A plan to cut state funding for disability services threatens to disrupt the lives of thousands of vulnerable Minnesotans who depend on state services to live and work in the community, according to a class-action lawsuit filed Tuesday in federal court.

Two large organizations that represent hundreds of disability service providers are seeking an emergency court order to prevent a 7 percent cut to the rates paid through the state’s Medicaid “waiver” program, which helps people with disabilities pay for transportation, personal caregiving and other support services that help them live more independently. The cuts were scheduled to go into effect on July 1.

“This cut will cause irreparable harm to our members and the people with disabilities they support as we are already in the midst of a workforce crisis due in large part to lack of wage competition,” said Sue Schettle, chief executive of the Association of Residential Resources in Minnesota (ARRM), a plaintiff in the 39-page lawsuit, which represents more than 200 providers.

Minnesota Department of Human Services Commissioner Emily Piper, the defendant in the lawsuit, said in a written statement that her agency is required by the federal government to adjust some rates for disability-related services under a complicated new rate-setting methodology. She said her agency will carefully review the lawsuit.

This spring, disability advocates and trade groups for providers joined in an aggressive push to prevent the 7 percent cut, which they estimate will cost disability service providers more than $80 million in lost funding in the next two fiscal years. At the last moment, however, a negotiated fix failed to survive Gov. Mark Dayton’s veto pen, as he nixed a 990-page budget bill that included funding for disability service providers, but was full of unrelated and controversial measures he opposed.

According to the lawsuit, the cuts will affect about 32,000 individuals across the state who rely on Medicaid waivers, a coveted form of Medicaid assistance that pays for services that would enable them to live more independent lives.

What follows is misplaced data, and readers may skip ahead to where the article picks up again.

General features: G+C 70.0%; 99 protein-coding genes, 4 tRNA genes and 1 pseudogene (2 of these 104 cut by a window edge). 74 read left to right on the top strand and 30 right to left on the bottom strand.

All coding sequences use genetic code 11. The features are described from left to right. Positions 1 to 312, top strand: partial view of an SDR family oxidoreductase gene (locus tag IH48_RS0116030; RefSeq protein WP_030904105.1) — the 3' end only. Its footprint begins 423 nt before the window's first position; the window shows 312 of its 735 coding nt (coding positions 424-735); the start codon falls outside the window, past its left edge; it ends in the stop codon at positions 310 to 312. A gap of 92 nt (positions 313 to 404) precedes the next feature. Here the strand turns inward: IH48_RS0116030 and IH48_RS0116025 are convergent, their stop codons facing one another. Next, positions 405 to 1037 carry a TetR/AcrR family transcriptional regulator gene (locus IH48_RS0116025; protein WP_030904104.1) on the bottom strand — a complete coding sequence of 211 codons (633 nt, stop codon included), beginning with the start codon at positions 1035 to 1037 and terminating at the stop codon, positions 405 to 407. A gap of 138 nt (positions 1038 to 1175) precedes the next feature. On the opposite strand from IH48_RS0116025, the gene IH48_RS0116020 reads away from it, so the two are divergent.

The cuts, advocates warn, also could imperil the state’s efforts to improve access to community services for people with disabilities and to comply with a landmark 1999 Supreme Court ruling, known as the Olmstead decision, which requires states to ensure that people live and work in the most integrated settings possible.

In 2015, the Dayton administration and disability service providers began to implement a detailed blueprint, known as the “Olmstead plan,” for expanding community services for people with disabilities and integrating more people into the mainstream workforce and housing of their choosing. Meeting the state’s requirements under the Olmstead plan would now be more difficult, providers maintain.

“A requirement of Minnesota’s Olmstead Plan is adequate funding to support the staffing and services necessary to achieve its goals, and these cuts would push an already straining system beyond its capacity,” said Schettle of ARRM.

The plaintiffs in the lawsuit include the Minnesota Organization for Habilitation and Rehabilitation (MOHR), which represents 100 day-service providers statewide as well as four individuals with disabilities who receive services through the Medicaid waiver program.

Shortage of workers

The impending cuts are expected to hit at a time when disability service providers are already feeling the strains of a severe shortage of workers. Across the state, group homes, personal care agencies and day activity centers for people with disabilities are struggling to find and retain caregivers who can help people with basic activities such as eating, dressing and bathing. The number of unfilled caregiving jobs across the state is at its highest level in more than 15 years, according to the state workforce agency.

Shannon Bock, executive director of a nonprofit that operates 37 group homes for adults with disabilities in the Moorhead area, said the cuts could jeopardize their ability to provide services that would help their residents feel more integrated in society. This includes outdoor camps, outings into the community, and fun events like fishing trips and community dances, that have traditionally been provided by the agency.

“Unfortunately, people will become more isolated and have fewer possibilities of having relationships outside of the disability community,” said Bock, whose nonprofit agency, Creative Care for Reaching Independence, has about 450 clients. “We just wouldn’t have the resources to provide the same level of access to the community.”